Brexit stockpiling may give Scotland’s economy a short-term boost, but will have a “negative” effect overall, the government’s top economist has said.
Dr Gary Gillespie said firms building up stock inventories before the UK leaves the EU could potentially boost Scotland’s GDP by 0.4%.
However he said this would be “more than offset” by a subsequent slowdown.
Dr Gillespie’s “state of the economy” report said there was an “improved outlook” despite the “risk” of Brexit.
The UK is due to leave the EU in March 2019, with negotiations ongoing about how the withdrawal will work and what the future relationship will look like.
The Centre for Economics and Business Research (CEBR) said in Septemberthat UK firms will have stockpiled an extra £38bn of goods by the time Brexit happens, claiming this was a factor in recent growth in gross domestic product (GDP).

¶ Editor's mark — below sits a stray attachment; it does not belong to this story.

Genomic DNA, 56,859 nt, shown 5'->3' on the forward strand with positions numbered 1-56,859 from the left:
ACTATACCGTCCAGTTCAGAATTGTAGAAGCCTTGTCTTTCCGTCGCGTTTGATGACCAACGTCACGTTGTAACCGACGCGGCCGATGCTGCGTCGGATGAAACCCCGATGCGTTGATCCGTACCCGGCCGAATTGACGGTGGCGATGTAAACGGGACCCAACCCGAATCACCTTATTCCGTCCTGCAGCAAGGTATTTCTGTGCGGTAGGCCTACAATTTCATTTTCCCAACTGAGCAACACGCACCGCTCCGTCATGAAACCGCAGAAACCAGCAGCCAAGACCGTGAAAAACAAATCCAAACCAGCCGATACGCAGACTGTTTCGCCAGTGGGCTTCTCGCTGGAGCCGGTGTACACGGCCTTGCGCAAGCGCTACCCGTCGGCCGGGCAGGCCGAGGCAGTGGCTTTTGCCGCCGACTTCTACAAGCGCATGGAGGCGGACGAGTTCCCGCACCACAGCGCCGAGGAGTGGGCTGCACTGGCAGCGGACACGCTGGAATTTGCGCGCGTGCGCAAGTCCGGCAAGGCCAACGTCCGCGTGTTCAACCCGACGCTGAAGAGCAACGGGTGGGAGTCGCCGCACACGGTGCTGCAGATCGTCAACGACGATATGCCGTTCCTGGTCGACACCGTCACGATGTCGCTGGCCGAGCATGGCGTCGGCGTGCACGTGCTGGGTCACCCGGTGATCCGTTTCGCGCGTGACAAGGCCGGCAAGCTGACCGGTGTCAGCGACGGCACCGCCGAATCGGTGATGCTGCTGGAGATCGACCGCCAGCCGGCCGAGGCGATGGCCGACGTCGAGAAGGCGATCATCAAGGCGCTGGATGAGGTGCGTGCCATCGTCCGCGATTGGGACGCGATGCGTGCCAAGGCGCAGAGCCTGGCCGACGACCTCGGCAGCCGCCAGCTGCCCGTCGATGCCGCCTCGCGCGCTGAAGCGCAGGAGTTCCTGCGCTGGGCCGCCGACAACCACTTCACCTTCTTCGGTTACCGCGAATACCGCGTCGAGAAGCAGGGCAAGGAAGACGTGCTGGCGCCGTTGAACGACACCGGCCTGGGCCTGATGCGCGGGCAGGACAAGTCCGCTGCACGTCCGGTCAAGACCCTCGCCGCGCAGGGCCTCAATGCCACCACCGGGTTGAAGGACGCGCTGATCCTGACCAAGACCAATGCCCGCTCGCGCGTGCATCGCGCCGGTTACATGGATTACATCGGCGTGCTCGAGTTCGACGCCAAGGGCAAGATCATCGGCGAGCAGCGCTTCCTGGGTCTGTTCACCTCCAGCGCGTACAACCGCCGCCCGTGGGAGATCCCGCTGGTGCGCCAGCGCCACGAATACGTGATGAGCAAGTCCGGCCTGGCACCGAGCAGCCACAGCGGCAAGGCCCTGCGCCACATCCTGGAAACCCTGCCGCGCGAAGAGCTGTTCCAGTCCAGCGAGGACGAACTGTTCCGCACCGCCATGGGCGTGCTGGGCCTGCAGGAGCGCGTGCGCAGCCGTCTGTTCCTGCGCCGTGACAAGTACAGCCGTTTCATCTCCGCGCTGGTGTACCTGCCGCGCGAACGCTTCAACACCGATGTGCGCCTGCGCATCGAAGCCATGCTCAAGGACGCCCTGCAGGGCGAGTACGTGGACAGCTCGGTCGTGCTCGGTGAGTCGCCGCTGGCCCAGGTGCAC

Dr Gillespie echoed the think tank’s warning that this short-term boost could be followed by a slump.
He said: “Building stock inventories in advance of March 2019 may bring forward economic activity to this side of EU exit.
“Our new analysis suggests that while this could potentially boost Scottish GDP growth in 2018-19 by up to 0.4%, this would be more than offset by a slowing of output in subsequent quarters.
“The overall effect of stockpiling on the economy is negative in the medium term.”
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